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Scientific temperatures

You will learn about: submitting code and temperature conversion.

We'll get you familiar with how submitting code to Project Lovelace works by converting some temperatures. Scientists like to use Celsius instead of Fahrenheit but sometimes you're given a temperature in Fahrenheit and you have to convert it to Celsius. It's pretty easy: subtract 32 then multiply by 5/9 or if you like equations $$ C = \frac{5}{9} (F - 32) $$ In the code editor try to write a function fahrenheit_to_celsius(F) that converts Fahrenheit to Celsius and we'll test your code when you submit it to make sure you got it right.

Celsius and Fahrenheit are both just scales for measuring temperature. To define a scale, you just need to pick and define two temperatures. Celsius defines the 0°C to be the temperature at which water freezes, and 100°C is where water boils. Fahrenheit is older and there are different stories about how it was invented but 0°F was probably the freezing point of some ice, water and salt solution while 96°F was defined as the average human body temperature (later redefined to 98.6°F). (Image credit: Annenberg Learner )

Input: The temperature in Fahrenheit (°F).

Output: The temperature in Celsius (°C).

Example 1

Input Fahrenheit temperature: 77.9 Output Celsius temperature: 25.5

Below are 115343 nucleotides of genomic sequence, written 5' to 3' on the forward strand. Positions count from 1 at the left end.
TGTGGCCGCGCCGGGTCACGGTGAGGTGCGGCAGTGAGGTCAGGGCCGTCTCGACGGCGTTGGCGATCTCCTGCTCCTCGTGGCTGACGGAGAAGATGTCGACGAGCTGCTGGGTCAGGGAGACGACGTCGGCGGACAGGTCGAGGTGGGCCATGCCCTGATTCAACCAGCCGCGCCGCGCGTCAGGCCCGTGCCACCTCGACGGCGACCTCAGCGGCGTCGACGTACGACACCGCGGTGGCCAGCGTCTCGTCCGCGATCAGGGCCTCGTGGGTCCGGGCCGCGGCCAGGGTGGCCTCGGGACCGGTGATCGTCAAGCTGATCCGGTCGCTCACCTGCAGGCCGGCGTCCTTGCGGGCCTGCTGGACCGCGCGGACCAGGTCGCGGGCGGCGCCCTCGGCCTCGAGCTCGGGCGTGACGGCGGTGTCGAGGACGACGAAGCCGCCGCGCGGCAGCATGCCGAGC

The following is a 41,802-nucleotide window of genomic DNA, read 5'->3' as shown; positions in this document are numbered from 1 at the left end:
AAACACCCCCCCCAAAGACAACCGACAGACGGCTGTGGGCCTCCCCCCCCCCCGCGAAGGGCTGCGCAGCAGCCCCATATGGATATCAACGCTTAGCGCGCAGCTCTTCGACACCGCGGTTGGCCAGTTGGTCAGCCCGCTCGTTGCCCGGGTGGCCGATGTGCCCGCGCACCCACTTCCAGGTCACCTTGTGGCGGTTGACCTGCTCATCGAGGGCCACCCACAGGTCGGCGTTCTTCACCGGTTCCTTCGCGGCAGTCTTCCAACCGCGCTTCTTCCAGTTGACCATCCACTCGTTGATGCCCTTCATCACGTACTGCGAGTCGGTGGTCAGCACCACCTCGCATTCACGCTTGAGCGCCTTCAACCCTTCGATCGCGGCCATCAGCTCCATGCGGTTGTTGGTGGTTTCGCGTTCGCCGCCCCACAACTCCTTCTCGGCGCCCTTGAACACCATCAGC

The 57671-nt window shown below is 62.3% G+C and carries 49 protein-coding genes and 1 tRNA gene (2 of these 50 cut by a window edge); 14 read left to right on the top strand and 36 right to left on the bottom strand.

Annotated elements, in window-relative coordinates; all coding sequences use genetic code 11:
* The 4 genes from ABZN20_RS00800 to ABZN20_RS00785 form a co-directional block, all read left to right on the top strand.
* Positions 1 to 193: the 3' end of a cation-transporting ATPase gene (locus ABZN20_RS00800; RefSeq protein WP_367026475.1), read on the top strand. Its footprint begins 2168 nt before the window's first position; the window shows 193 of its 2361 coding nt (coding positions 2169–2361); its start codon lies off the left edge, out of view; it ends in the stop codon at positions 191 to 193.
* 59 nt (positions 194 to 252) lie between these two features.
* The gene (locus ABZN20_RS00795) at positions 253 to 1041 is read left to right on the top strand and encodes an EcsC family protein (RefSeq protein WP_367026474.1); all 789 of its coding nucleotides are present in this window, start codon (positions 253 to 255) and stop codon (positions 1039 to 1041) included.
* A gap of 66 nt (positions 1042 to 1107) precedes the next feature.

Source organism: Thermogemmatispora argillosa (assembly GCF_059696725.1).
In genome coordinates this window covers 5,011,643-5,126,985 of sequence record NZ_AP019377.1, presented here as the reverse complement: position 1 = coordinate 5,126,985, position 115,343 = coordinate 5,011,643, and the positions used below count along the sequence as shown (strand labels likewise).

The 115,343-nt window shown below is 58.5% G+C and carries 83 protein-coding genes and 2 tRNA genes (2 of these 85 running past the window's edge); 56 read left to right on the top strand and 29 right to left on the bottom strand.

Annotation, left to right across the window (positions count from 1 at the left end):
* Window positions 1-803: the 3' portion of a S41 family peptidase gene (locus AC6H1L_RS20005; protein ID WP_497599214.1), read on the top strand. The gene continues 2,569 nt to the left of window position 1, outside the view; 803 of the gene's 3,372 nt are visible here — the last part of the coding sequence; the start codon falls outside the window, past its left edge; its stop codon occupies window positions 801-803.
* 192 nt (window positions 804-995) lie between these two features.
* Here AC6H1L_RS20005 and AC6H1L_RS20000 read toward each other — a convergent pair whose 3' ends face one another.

Example 2

Input Fahrenheit temperature: 32 Output Celsius temperature: 0
 Difficulty  Timesink
 Function fahrenheit_to_celsius(F)

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  • This problem is inspired by the second example in The C Programming Language.
  • The Celsius and Farenheit scales read the same temperature at -40°! This is one of the test cases.
  • Neither Celsius or Fahrenheit are good for science as a temperature of 0 degrees still means that some thermal energy exists. Scientists use the Kelvin scale which is 0 degrees Kelvin (K) at absolute zero (-273.15°C), the temperature at which all molecular motion ceases (but some systems still have some energy at absolute zero due to a quantum mechanical zero-point energy).
  • Interestingly, the third law of thermodynamics says it's impossible to reach absolute zero.
  • You can have weird physical systems with negative temperatures.
  • The Celsius scale is technically defined in terms of the Kelvin scale so water actually freezes at −0.0001°C and boils at 99.9839°C (at standard temperature and pressure).
  • Pretty cool list of temperature orders of magnitude.


What the Fahrenheit?!, Veritasium
If you're interested in how the weird Fahrenheit scale came about and what it means.

Let us know what you think about this problem! Was it too hard? Difficult to understand? Also feel free to discuss the problem, ask questions, and post cool stuff on Discourse. You should be able see a discussion thread below. Would be nice if you don't post solutions in there but if you do then please organize and document your code well so others can learn from it.